Superfund Research Program
Research Translation Core
Project Leader: Celia Y. Chen
Grant Number: P42ES007373
Funding Period: 2005-2020
Project Summary (2014-2020)
The scientific goals of the Dartmouth Superfund Research Program (SRP) are to investigate the effects on human health of low, environmentally relevant levels of arsenic and mercury, two of the top three toxicants on the ATSDR National Priority List of Hazardous Substances. Over the last 18 years, the Dartmouth SRP has been committed to producing and communicating knowledge that informs science-based decision-making with regard to risks from human exposure to these contaminants. The Research Translation Core has utilized novel and effective approaches to facilitate the understanding and application of their research by SRP stakeholders and end-users. The Core’s efforts are directed toward three significant audiences: Government partners and policymakers, communities affected by exposures to arsenic and mercury, and scientific and health care professionals. Research translation methods used to accomplish the new specific aims listed below include, partnering with government agencies, collaborative workshops, community feedback on risk perceptions, web-based communication, and media training.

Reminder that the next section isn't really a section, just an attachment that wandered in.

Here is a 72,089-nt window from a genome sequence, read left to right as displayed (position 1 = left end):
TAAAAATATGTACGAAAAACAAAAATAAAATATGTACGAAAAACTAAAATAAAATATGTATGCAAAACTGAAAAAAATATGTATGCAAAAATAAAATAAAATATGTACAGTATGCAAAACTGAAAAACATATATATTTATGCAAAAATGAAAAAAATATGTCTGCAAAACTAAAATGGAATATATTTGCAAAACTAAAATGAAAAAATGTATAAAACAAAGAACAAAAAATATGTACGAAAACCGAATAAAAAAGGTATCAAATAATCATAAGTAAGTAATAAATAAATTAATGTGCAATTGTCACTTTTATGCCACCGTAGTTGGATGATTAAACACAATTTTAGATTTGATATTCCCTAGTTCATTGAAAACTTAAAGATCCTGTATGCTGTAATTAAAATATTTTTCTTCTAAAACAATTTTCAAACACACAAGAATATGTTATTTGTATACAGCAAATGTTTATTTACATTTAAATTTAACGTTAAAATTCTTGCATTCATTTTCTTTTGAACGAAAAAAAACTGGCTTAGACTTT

The Research Translation Core specific aims are:
- Assist U.S. EPA Region I in communicating risk assessment and remediation at two Superfund sites containing metal contaminants in Berlin, NH and Brooksville, ME;
- Share innovative methods focused on low-level detection, speciation, and imaging of metals;
- Facilitate dialogue between scientists and policymakers to address knowledge gaps and advance the science concerning the sources and effects of arsenic exposure;
- Collaborate with ATSDR, EPA, and the New England Pediatric Environmental Health Specialty Unit to help target audiences make risk-based decisions relating to arsenic in food and mercury in fish;
- Train SRP researchers and trainees to communicate their research and develop relationships with stakeholders and end-users; develop a centralized web-based information source for the public and other stakeholders to obtain and share information on sources, exposures and effects of arsenic and mercury.